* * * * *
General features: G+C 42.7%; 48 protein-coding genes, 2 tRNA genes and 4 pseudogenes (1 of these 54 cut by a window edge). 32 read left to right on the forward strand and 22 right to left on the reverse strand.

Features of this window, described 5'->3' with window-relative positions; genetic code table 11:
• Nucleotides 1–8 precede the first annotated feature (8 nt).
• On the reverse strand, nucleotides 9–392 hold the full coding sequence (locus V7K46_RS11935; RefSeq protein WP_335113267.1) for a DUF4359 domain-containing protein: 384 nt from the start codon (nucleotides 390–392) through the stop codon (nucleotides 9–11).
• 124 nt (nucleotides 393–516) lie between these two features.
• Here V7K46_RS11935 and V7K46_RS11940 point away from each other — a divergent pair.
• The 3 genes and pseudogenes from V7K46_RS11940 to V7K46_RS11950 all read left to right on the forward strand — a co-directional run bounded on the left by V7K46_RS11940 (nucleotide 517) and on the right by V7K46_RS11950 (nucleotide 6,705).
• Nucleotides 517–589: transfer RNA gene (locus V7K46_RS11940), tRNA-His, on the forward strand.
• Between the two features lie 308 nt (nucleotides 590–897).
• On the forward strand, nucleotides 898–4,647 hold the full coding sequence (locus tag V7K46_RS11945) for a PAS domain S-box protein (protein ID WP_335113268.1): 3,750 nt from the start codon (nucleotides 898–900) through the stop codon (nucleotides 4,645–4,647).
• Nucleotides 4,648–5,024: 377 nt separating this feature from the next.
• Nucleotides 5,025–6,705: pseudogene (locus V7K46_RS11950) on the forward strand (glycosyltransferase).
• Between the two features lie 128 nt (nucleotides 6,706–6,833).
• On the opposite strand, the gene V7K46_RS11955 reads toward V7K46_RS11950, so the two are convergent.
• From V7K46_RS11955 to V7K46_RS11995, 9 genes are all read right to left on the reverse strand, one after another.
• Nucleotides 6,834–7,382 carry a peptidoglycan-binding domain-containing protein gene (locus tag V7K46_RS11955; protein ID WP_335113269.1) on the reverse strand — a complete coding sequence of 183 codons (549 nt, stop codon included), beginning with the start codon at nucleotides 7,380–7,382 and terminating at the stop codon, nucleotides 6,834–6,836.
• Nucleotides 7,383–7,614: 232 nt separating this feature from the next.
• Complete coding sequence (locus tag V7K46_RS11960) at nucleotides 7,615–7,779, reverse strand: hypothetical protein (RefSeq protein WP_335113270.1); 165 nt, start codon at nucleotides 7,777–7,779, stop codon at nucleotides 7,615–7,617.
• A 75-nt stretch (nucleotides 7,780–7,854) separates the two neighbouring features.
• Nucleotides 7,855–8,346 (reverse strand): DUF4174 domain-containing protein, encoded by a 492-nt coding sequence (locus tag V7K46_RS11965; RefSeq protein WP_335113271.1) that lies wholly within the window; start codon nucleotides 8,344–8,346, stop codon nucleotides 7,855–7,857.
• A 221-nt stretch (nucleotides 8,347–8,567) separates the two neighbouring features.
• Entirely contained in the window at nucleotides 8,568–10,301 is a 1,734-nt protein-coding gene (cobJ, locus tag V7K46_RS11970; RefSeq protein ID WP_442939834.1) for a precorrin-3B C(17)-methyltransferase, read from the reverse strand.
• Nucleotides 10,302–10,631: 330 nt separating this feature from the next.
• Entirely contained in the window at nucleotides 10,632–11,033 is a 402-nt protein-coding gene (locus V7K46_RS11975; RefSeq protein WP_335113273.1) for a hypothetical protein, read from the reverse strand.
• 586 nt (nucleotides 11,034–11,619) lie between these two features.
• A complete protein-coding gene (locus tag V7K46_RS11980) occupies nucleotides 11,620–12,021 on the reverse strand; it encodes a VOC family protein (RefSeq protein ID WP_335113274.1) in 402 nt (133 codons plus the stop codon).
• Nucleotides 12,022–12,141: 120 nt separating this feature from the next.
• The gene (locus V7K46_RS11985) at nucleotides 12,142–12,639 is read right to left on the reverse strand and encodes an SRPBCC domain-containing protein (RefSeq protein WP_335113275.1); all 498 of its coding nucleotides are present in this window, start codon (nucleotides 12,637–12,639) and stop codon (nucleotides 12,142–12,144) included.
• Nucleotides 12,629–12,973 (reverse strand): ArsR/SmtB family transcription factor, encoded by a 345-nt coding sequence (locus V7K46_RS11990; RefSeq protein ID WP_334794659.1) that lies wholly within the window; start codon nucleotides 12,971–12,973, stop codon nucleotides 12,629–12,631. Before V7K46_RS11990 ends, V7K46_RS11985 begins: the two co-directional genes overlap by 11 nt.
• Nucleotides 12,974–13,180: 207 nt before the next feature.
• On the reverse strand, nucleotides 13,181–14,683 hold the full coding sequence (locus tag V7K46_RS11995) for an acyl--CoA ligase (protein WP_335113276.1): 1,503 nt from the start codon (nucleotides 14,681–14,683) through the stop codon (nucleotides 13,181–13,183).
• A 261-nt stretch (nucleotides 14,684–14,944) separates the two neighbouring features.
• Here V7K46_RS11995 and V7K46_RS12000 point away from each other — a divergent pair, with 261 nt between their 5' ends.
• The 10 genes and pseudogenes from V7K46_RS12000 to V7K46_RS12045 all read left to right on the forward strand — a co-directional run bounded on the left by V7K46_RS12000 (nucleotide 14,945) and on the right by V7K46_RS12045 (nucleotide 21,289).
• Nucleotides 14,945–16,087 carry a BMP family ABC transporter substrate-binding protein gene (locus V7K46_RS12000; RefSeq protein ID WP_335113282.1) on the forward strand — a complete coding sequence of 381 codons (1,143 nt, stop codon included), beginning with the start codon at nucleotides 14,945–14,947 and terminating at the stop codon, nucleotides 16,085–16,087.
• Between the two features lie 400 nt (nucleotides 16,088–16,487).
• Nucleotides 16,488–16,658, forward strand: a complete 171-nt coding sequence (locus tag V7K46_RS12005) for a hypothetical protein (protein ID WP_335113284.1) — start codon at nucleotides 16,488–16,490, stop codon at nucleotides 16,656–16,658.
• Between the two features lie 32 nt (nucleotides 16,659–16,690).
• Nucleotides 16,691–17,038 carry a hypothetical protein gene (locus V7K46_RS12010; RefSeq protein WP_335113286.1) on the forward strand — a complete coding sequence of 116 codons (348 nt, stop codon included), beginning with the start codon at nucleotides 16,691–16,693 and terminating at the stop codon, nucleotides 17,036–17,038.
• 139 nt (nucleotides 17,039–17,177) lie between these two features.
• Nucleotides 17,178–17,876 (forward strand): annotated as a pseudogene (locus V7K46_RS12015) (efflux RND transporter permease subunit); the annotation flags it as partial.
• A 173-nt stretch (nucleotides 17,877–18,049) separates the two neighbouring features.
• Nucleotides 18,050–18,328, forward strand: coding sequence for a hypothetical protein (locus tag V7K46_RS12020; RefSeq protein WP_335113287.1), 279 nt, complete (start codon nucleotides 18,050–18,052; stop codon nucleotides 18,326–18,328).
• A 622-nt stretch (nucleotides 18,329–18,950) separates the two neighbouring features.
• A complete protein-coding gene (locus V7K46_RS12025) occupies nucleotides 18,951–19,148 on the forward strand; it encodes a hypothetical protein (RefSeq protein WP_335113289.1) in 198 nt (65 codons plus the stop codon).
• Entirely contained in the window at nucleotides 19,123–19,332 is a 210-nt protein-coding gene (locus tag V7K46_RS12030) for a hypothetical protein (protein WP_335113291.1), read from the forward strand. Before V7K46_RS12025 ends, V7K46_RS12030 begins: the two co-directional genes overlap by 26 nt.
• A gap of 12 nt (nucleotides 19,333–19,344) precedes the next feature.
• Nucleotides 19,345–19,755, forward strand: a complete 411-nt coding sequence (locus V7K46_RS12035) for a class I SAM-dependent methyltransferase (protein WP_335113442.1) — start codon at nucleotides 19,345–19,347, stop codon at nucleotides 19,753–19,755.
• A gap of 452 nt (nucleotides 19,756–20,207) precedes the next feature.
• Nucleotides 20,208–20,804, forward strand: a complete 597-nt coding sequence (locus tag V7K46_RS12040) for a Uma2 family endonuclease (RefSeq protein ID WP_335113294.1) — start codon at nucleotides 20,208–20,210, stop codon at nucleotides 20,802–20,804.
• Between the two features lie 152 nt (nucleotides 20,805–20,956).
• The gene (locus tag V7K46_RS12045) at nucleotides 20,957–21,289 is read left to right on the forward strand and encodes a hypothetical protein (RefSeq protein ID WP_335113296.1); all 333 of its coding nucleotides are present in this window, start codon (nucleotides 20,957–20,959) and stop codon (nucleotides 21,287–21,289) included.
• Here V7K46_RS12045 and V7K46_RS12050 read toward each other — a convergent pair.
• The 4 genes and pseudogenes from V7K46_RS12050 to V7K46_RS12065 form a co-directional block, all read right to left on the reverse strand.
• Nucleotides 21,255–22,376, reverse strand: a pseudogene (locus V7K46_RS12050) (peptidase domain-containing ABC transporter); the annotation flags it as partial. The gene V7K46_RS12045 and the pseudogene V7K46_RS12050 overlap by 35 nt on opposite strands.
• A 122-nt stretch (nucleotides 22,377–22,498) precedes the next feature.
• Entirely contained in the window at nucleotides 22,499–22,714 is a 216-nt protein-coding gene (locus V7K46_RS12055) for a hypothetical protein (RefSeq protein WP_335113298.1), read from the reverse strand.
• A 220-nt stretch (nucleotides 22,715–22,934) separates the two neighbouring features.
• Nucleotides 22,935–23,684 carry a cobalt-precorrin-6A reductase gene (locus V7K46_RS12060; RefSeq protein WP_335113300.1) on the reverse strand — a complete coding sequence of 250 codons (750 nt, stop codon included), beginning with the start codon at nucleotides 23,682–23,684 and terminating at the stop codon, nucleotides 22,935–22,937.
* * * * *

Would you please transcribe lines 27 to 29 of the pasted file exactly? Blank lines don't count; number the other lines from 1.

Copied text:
• Nucleotides 12,022–12,141: 120 nt separating this feature from the next.
• The gene (locus V7K46_RS11985) at nucleotides 12,142–12,639 is read right to left on the reverse strand and encodes an SRPBCC domain-containing protein (RefSeq protein WP_335113275.1); all 498 of its coding nucleotides are present in this window, start codon (nucleotides 12,637–12,639) and stop codon (nucleotides 12,142–12,144) included.
• Nucleotides 12,629–12,973 (reverse strand): ArsR/SmtB family transcription factor, encoded by a 345-nt coding sequence (locus V7K46_RS11990; RefSeq protein ID WP_334794659.1) that lies wholly within the window; start codon nucleotides 12,971–12,973, stop codon nucleotides 12,629–12,631. Before V7K46_RS11990 ends, V7K46_RS11985 begins: the two co-directional genes overlap by 11 nt.